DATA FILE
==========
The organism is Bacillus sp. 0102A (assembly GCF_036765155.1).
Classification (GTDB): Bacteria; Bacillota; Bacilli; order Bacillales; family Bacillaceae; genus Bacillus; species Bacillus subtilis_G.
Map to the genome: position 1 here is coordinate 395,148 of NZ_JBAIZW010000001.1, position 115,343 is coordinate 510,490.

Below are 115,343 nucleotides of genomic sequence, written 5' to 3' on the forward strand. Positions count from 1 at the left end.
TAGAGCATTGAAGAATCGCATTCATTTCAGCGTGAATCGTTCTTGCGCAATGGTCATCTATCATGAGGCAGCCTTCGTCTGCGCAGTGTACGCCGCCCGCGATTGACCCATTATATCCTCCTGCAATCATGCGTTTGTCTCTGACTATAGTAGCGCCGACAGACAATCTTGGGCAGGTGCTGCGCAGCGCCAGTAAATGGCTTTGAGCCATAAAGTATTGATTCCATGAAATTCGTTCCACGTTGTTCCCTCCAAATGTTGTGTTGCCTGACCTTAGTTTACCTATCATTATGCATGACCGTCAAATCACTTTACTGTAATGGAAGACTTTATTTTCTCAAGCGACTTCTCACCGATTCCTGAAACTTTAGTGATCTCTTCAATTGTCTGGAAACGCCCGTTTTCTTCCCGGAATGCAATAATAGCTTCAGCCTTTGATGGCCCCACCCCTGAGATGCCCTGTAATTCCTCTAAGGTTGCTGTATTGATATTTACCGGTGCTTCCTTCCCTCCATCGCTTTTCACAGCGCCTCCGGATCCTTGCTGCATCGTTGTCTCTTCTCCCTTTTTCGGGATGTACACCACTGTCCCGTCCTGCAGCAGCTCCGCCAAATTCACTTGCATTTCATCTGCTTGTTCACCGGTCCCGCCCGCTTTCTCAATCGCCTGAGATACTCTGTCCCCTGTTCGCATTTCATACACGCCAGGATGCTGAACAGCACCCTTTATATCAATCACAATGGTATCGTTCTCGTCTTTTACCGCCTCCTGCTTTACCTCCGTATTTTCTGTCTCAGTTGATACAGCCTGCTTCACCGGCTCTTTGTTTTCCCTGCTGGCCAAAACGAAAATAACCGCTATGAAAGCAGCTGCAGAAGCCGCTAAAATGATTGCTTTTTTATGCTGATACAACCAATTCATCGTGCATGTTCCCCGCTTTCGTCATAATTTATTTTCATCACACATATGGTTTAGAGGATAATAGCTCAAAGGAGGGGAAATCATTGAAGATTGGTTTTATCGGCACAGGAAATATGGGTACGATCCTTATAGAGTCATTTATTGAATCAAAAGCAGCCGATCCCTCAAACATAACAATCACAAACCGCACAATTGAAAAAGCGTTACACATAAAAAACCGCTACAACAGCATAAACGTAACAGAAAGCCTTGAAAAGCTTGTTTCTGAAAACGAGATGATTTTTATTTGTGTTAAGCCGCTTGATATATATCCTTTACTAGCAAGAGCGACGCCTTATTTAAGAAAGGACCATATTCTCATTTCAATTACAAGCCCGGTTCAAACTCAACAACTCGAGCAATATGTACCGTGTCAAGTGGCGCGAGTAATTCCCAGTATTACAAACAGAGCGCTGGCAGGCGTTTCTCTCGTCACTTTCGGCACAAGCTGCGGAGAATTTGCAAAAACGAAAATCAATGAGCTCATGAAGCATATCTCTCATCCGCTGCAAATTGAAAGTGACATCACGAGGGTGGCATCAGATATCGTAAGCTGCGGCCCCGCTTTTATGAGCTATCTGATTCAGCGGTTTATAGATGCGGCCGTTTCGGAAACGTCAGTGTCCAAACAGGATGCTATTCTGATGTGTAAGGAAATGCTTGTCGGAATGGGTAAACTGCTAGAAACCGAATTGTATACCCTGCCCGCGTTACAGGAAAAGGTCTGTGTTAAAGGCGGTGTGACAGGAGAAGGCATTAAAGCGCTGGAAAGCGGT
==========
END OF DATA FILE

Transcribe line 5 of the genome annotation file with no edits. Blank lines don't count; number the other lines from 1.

TAGAGCATTGAAGAATCGCATTCATTTCAGCGTGAATCGTTCTTGCGCAATGGTCATCTATCATGAGGCAGCCTTCGTCTGCGCAGTGTACGCCGCCCGCGATTGACCCATTATATCCTCCTGCAATCATGCGTTTGTCTCTGACTATAGTAGCGCCGACAGACAATCTTGGGCAGGTGCTGCGCAGCGCCAGTAAATGGCTTTGAGCCATAAAGTATTGATTCCATGAAATTCGTTCCACGTTGTTCCCTCCAAATGTTGTGTTGCCTGACCTTAGTTTACCTATCATTATGCATGACCGTCAAATCACTTTACTGTAATGGAAGACTTTATTTTCTCAAGCGACTTCTCACCGATTCCTGAAACTTTAGTGATCTCTTCAATTGTCTGGAAACGCCCGTTTTCTTCCCGGAATGCAATAATAGCTTCAGCCTTTGATGGCCCCACCCCTGAGATGCCCTGTAATTCCTCTAAGGTTGCTGTATTGATATTTACCGGTGCTTCCTTCCCTCCATCGCTTTTCACAGCGCCTCCGGATCCTTGCTGCATCGTTGTCTCTTCTCCCTTTTTCGGGATGTACACCACTGTCCCGTCCTGCAGCAGCTCCGCCAAATTCACTTGCATTTCATCTGCTTGTTCACCGGTCCCGCCCGCTTTCTCAATCGCCTGAGATACTCTGTCCCCTGTTCGCATTTCATACACGCCAGGATGCTGAACAGCACCCTTTATATCAATCACAATGGTATCGTTCTCGTCTTTTACCGCCTCCTGCTTTACCTCCGTATTTTCTGTCTCAGTTGATACAGCCTGCTTCACCGGCTCTTTGTTTTCCCTGCTGGCCAAAACGAAAATAACCGCTATGAAAGCAGCTGCAGAAGCCGCTAAAATGATTGCTTTTTTATGCTGATACAACCAATTCATCGTGCATGTTCCCCGCTTTCGTCATAATTTATTTTCATCACACATATGGTTTAGAGGATAATAGCTCAAAGGAGGGGAAATCATTGAAGATTGGTTTTATCGGCACAGGAAATATGGGTACGATCCTTATAGAGTCATTTATTGAATCAAAAGCAGCCGATCCCTCAAACATAACAATCACAAACCGCACAATTGAAAAAGCGTTACACATAAAAAACCGCTACAACAGCATAAACGTAACAGAAAGCCTTGAAAAGCTTGTTTCTGAAAACGAGATGATTTTTATTTGTGTTAAGCCGCTTGATATATATCCTTTACTAGCAAGAGCGACGCCTTATTTAAGAAAGGACCATATTCTCATTTCAATTACAAGCCCGGTTCAAACTCAACAACTCGAGCAATATGTACCGTGTCAAGTGGCGCGAGTAATTCCCAGTATTACAAACAGAGCGCTGGCAGGCGTTTCTCTCGTCACTTTCGGCACAAGCTGCGGAGAATTTGCAAAAACGAAAATCAATGAGCTCATGAAGCATATCTCTCATCCGCTGCAAATTGAAAGTGACATCACGAGGGTGGCATCAGATATCGTAAGCTGCGGCCCCGCTTTTATGAGCTATCTGATTCAGCGGTTTATAGATGCGGCCGTTTCGGAAACGTCAGTGTCCAAACAGGATGCTATTCTGATGTGTAAGGAAATGCTTGTCGGAATGGGTAAACTGCTAGAAACCGAATTGTATACCCTGCCCGCGTTACAGGAAAAGGTCTGTGTTAAAGGCGGTGTGACAGGAGAAGGCATTAAAGCGCTGGAAAGCGGT